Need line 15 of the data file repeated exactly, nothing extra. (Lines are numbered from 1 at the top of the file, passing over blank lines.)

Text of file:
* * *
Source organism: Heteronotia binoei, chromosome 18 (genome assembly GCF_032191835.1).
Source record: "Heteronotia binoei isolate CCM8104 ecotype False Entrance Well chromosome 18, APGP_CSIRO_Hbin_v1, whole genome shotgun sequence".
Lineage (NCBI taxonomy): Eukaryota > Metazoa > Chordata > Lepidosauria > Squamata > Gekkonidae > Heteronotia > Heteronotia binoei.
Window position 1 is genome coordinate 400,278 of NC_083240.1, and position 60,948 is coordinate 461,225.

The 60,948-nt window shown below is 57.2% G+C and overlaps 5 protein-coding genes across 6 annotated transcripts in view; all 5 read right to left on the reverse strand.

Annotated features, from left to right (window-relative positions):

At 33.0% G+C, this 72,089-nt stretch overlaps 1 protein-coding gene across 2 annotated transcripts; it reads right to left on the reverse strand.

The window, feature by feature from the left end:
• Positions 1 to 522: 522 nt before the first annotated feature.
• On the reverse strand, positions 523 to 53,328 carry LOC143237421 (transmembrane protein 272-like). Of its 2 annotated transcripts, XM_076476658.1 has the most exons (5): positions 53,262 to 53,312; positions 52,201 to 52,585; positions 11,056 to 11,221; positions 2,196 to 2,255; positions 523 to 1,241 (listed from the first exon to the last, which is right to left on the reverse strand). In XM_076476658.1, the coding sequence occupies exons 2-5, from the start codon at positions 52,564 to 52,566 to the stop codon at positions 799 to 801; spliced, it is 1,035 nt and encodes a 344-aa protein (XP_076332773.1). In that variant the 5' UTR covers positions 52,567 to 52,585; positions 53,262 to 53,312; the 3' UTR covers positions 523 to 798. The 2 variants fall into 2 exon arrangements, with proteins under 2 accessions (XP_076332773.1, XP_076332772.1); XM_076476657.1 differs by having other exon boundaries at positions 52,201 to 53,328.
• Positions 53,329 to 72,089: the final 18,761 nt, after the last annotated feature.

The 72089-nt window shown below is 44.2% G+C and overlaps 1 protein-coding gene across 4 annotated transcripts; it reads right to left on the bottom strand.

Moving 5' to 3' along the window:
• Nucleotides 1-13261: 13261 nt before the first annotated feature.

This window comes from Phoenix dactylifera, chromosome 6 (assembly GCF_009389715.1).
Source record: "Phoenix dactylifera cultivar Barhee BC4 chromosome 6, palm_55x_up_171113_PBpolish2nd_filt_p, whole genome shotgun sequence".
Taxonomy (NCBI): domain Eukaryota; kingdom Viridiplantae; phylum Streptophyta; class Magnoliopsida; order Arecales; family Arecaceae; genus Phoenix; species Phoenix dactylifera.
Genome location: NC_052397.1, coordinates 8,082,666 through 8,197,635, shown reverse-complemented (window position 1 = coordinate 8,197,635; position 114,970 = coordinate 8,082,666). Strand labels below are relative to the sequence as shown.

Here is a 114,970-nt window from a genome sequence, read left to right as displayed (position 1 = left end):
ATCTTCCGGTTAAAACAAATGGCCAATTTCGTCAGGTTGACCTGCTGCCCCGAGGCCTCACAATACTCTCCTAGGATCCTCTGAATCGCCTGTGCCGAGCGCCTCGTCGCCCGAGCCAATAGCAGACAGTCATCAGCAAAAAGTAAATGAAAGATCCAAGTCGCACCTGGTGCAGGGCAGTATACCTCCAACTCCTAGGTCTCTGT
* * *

This window comes from Phoenix dactylifera, chromosome 6 (assembly GCF_009389715.1).